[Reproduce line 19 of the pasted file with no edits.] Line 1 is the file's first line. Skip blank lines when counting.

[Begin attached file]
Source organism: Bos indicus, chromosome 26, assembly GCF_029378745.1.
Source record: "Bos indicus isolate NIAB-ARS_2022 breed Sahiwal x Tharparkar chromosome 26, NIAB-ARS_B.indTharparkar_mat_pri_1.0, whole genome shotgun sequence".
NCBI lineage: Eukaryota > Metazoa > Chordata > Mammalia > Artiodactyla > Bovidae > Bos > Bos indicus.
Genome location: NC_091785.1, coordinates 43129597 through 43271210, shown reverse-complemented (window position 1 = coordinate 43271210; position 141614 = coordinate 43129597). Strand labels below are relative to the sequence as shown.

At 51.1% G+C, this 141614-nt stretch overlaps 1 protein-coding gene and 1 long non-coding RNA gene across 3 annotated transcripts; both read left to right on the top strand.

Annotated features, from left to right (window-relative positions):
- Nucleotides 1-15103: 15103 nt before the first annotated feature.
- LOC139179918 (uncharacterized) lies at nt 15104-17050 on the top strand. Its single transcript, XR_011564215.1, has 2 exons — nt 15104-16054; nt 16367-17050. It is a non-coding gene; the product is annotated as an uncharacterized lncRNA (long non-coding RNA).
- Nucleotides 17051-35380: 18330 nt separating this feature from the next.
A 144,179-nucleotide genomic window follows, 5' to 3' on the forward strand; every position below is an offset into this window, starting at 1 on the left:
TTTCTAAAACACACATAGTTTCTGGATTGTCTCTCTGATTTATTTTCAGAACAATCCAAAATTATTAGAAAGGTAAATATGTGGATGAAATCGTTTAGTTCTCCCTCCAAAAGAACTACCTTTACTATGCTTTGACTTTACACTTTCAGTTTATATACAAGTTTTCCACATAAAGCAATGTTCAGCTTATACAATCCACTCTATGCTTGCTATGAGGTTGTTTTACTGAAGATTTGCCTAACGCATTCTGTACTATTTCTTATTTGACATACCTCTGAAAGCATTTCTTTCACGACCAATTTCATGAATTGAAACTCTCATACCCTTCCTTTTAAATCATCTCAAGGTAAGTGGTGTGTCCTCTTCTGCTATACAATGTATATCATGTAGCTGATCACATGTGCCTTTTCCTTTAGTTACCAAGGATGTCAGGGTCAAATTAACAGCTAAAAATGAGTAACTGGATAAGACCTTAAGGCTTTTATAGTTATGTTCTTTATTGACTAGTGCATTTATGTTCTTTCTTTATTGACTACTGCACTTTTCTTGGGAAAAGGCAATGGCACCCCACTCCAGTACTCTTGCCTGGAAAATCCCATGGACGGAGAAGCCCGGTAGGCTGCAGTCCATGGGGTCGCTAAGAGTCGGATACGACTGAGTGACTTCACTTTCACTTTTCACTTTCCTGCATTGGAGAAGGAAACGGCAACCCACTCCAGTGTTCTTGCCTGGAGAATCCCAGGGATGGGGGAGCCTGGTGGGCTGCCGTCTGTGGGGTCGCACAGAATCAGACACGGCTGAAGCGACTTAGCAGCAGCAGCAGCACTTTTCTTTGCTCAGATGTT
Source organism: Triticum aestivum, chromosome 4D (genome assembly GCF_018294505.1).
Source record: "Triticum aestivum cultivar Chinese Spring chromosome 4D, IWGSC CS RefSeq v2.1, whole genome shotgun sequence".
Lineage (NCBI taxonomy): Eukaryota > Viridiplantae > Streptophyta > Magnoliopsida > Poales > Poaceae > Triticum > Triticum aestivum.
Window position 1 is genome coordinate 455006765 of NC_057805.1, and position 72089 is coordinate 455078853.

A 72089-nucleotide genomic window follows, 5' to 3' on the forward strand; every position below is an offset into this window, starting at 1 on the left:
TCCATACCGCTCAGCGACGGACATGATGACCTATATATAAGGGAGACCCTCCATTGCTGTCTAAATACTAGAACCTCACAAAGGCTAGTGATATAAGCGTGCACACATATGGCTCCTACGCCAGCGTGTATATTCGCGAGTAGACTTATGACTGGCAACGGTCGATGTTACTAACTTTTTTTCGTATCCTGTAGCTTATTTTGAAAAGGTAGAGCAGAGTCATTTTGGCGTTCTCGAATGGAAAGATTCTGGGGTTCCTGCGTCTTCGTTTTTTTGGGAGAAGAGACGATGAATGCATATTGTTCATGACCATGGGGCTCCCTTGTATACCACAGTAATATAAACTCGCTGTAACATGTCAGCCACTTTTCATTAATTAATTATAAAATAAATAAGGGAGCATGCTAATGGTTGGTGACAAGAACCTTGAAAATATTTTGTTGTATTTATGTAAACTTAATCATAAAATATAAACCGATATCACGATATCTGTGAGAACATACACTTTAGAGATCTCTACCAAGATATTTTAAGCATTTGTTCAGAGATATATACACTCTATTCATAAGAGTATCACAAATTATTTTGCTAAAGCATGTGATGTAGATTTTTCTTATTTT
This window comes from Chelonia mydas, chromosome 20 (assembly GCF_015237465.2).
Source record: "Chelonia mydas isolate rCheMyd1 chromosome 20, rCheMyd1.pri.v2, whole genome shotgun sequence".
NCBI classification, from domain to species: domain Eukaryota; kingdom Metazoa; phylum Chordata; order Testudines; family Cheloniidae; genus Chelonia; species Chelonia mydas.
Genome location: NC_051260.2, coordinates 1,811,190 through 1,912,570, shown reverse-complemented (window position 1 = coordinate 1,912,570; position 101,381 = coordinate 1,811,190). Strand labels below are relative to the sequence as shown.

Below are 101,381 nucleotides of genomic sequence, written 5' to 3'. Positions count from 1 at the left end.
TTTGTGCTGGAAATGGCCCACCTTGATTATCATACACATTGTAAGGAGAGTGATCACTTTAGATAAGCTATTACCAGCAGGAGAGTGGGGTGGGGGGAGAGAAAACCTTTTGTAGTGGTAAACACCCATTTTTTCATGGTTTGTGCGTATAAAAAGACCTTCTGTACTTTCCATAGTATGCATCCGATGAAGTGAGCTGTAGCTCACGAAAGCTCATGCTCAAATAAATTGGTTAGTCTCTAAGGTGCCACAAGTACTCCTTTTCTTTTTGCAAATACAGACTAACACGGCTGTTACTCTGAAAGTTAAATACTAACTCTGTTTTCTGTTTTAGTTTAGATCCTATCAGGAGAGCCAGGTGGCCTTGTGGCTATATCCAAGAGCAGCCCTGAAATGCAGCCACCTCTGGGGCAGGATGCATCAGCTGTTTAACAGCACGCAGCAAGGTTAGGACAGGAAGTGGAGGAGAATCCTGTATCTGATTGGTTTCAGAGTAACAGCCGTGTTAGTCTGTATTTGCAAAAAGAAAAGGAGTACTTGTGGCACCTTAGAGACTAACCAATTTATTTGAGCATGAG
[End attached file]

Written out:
Source record: "Chelonia mydas isolate rCheMyd1 chromosome 20, rCheMyd1.pri.v2, whole genome shotgun sequence".